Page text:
“Anybody know what this is?” asked Kyle Thomas, the colorful frontman of King Tuff, as he raised a peculiar cylinder device in his hand. He looked side to side, faced the crowd, and deadpanned: “It’s called the space horn.”
And with that, the wonderfully strange cosmic flute beamed the last bit of the crowd into Thomas’ zany, trippy, mystical outer space universe as “Neverending Sunshine” began to play. Although, with opening tracks like the saucy video game odyssey, “Raindrop Blue,” the laid-back and sunny daydream, “Thru the Cracks,” and the funky disco jam, “Psycho Star,” the packed upstairs PRX stage audience was already by that point pretty fairly transported to another world. Continue reading →
Family, home, love, and forgiveness. These are the virtues interwoven in every powerful note of Brandi Carlile‘s music.
“I feel like it’s important to talk about my family in any format I can,” shared a beaming Carlile midway through her packed Free At Noon performance. Already having left the audience in awe after opening acapella-style with “The Eye” aside integral members, Phil and Tim Hanseroth, as well as shattering hatred with the shining 2018 powerhouse anthem, “The Joke,” — which ushered in a string section and backing band — Carlile took the time to acknowledge her love for her wife of almost six years, Catherine Shepherd, her four-year old daughter, Evangeline, and her new eight-week old daughter, Elijah. Continue reading →
If there’s one thing I learned from Natalie Prass’s NonCOMM set, it’s that she knows how to groove.
Playing new songs off her upcoming album, The Future And The Past, the performance ranged from slower, smoky jazz ballads (“Hot For the Mountain,”) to bluesy disco jams (“Sisters,”) and a funky pop party (“Short Court Style.”) Throughout each, Prass and her snazzy, jazzy band had a blast as they danced and smiled along to the infectious rhythm. Continue reading →
Jacob Banks rarely opens his eyes when he sings. He shuts them tight as he stands still; his sneaker-clad right foot poised slightly forward in prime defensive stance, while his sometimes fluid, sometimes erratic hand movements betray a small glimpse into the world he sees behind his eyelids.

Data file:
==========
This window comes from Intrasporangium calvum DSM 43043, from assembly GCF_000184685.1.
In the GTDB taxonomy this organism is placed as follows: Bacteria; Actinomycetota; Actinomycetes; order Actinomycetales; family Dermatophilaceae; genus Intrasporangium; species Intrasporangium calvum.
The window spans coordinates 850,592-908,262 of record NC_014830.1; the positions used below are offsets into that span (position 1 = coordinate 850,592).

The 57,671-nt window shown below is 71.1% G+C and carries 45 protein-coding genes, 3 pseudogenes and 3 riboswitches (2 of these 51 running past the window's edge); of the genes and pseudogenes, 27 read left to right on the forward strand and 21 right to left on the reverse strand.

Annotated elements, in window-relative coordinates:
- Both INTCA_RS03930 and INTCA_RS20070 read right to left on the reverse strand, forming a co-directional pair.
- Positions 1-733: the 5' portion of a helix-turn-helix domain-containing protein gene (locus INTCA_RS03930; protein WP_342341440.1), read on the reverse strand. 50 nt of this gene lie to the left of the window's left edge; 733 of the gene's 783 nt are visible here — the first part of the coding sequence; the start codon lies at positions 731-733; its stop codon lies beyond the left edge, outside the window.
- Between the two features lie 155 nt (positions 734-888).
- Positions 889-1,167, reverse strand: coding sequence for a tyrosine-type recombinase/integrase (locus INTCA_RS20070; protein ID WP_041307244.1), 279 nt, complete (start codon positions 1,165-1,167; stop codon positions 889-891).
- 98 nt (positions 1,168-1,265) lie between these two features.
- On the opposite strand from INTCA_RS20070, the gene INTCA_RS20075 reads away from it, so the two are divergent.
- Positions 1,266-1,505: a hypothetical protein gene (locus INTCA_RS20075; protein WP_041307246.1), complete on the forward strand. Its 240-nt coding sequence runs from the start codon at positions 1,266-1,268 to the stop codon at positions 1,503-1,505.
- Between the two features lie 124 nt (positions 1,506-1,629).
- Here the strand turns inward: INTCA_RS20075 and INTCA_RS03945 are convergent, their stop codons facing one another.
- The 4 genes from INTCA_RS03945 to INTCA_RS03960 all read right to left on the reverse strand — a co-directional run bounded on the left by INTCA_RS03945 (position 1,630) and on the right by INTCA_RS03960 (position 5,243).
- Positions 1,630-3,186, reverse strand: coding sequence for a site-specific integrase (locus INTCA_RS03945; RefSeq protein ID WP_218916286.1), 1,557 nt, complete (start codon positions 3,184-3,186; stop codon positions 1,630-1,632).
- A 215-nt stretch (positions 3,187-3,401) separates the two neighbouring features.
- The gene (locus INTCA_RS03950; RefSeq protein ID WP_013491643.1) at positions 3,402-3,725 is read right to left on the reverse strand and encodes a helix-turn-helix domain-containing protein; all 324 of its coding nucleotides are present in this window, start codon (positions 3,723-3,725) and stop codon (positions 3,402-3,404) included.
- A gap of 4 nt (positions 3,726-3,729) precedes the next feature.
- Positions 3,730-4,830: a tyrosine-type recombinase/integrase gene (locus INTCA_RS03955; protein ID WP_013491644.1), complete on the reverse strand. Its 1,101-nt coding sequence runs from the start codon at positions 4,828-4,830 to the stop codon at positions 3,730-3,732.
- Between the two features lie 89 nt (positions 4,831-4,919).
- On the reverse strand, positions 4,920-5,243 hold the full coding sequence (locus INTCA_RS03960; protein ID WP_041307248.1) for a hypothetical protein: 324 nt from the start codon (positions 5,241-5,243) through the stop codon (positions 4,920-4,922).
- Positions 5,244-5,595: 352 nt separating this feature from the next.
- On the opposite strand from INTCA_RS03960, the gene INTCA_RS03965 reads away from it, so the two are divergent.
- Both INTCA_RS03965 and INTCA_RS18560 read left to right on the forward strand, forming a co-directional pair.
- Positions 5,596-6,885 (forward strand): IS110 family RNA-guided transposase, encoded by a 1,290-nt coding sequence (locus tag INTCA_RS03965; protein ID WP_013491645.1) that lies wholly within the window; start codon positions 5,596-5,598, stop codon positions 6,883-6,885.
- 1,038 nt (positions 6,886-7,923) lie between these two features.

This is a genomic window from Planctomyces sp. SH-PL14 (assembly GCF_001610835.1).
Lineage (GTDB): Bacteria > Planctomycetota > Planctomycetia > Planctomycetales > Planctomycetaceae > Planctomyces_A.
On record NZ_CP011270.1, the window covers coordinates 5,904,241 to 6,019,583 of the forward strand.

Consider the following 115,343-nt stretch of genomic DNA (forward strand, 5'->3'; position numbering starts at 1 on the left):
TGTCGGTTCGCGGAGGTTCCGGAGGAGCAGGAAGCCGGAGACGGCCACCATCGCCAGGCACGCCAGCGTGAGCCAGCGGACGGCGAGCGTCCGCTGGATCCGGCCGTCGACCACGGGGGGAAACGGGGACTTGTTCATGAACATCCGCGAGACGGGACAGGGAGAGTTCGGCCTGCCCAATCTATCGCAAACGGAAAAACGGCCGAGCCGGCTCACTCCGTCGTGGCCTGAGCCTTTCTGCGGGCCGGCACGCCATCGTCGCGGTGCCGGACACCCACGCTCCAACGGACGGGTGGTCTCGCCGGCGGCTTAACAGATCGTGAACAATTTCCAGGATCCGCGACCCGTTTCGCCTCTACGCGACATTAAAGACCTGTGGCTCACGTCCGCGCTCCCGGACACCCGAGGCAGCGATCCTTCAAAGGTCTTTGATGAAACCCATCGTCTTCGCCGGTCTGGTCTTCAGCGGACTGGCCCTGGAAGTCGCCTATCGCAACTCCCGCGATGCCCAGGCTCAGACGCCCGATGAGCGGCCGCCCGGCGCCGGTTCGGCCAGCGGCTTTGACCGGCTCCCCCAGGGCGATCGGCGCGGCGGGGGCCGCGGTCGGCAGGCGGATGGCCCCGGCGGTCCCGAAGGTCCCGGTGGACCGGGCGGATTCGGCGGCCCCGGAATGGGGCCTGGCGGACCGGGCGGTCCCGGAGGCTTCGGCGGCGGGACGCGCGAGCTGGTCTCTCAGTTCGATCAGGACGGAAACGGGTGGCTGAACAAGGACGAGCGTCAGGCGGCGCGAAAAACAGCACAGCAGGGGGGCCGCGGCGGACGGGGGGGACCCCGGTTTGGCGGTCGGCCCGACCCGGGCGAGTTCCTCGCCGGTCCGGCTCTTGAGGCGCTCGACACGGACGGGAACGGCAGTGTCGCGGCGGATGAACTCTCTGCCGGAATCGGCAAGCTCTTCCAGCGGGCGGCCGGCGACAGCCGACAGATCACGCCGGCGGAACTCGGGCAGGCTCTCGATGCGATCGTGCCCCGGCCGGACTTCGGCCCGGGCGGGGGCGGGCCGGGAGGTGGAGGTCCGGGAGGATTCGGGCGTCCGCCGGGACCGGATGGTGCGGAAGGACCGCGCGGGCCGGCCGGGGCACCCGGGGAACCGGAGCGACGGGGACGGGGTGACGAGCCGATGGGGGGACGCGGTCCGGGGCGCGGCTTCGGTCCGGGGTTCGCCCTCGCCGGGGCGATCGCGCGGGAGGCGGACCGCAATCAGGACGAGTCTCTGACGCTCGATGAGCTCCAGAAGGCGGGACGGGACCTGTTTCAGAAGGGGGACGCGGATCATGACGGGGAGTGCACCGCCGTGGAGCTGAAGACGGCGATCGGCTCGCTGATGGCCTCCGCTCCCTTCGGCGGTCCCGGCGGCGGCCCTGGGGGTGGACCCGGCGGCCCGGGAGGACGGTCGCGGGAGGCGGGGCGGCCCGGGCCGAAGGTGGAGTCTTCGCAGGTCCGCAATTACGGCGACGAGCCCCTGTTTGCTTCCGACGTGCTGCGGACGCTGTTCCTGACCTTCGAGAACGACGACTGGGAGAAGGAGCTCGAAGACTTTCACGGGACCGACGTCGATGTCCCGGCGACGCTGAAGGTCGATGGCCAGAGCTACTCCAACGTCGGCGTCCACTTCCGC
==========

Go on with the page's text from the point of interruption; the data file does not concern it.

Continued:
That, as well as his booming, gravelly voice, of course. Etched and jagged, with persevering undertones of hope, Banks’ vocals welcome an intense vulnerability where burdens of pain and truth are laid bare — a kind of beautiful transparency that instantly fills you with an understanding that Jacob Banks was meant to be an artist. Continue reading →
“We have one more seven minute depression fest for you,” David Le’aupepe, the Aussie-born lead singer of Gang of Youths, began as he introduced one of the last songs of the night. I thought he was kidding. Depressing? This was the most uplifting stuff I’d heard in a long time.
With a perpetually building beat, shredding guitars, and soaring vocals, Gang of Youths’ music doesn’t let you wallow in your sadness, it summons you to tackle it and turn it into a dance party. Which is exactly what the charismatic frontman demonstrated as he jumped into the crowd and brought the party to the dance floor during song “Let Me Down Easy.” Continue reading →
Watching Phoebe Bridgers‘ set today was the most delightful form of deva vu. Having the pleasure of seeing her at this exact stage just a few months back, I actually forgot for one moment that I was at NonCOMM. This was not just a set in the schedule of many, it was a Phoebe Bridgers concert.